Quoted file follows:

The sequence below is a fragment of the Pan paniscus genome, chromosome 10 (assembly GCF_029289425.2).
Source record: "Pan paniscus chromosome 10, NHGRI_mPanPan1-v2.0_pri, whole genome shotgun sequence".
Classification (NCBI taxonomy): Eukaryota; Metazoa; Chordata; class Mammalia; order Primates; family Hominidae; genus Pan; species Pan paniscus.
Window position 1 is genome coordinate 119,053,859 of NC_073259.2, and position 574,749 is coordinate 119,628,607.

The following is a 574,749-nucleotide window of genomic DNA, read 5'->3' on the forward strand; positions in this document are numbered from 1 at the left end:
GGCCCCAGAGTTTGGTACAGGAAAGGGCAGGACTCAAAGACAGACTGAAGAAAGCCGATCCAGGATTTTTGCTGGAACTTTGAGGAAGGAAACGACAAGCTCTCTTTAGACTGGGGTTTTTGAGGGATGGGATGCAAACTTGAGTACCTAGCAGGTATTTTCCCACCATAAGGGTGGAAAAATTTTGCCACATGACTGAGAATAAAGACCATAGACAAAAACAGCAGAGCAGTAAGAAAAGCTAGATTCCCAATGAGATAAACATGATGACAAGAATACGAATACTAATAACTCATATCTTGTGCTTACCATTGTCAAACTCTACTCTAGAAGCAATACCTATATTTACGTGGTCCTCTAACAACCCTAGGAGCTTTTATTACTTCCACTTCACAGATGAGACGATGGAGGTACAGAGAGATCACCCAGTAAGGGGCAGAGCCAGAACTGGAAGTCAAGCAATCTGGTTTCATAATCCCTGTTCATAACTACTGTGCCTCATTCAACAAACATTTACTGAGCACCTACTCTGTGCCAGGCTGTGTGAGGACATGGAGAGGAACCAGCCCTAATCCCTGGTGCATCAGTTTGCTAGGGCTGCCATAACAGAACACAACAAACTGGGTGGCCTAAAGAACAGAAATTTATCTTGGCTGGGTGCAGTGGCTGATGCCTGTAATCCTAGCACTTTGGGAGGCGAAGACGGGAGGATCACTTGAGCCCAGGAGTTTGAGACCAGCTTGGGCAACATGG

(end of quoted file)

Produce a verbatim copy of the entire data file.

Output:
The sequence below is a fragment of the Pan paniscus genome, chromosome 10 (assembly GCF_029289425.2).
Source record: "Pan paniscus chromosome 10, NHGRI_mPanPan1-v2.0_pri, whole genome shotgun sequence".
Classification (NCBI taxonomy): Eukaryota; Metazoa; Chordata; class Mammalia; order Primates; family Hominidae; genus Pan; species Pan paniscus.
Window position 1 is genome coordinate 119,053,859 of NC_073259.2, and position 574,749 is coordinate 119,628,607.

The following is a 574,749-nucleotide window of genomic DNA, read 5'->3' on the forward strand; positions in this document are numbered from 1 at the left end:
GGCCCCAGAGTTTGGTACAGGAAAGGGCAGGACTCAAAGACAGACTGAAGAAAGCCGATCCAGGATTTTTGCTGGAACTTTGAGGAAGGAAACGACAAGCTCTCTTTAGACTGGGGTTTTTGAGGGATGGGATGCAAACTTGAGTACCTAGCAGGTATTTTCCCACCATAAGGGTGGAAAAATTTTGCCACATGACTGAGAATAAAGACCATAGACAAAAACAGCAGAGCAGTAAGAAAAGCTAGATTCCCAATGAGATAAACATGATGACAAGAATACGAATACTAATAACTCATATCTTGTGCTTACCATTGTCAAACTCTACTCTAGAAGCAATACCTATATTTACGTGGTCCTCTAACAACCCTAGGAGCTTTTATTACTTCCACTTCACAGATGAGACGATGGAGGTACAGAGAGATCACCCAGTAAGGGGCAGAGCCAGAACTGGAAGTCAAGCAATCTGGTTTCATAATCCCTGTTCATAACTACTGTGCCTCATTCAACAAACATTTACTGAGCACCTACTCTGTGCCAGGCTGTGTGAGGACATGGAGAGGAACCAGCCCTAATCCCTGGTGCATCAGTTTGCTAGGGCTGCCATAACAGAACACAACAAACTGGGTGGCCTAAAGAACAGAAATTTATCTTGGCTGGGTGCAGTGGCTGATGCCTGTAATCCTAGCACTTTGGGAGGCGAAGACGGGAGGATCACTTGAGCCCAGGAGTTTGAGACCAGCTTGGGCAACATGG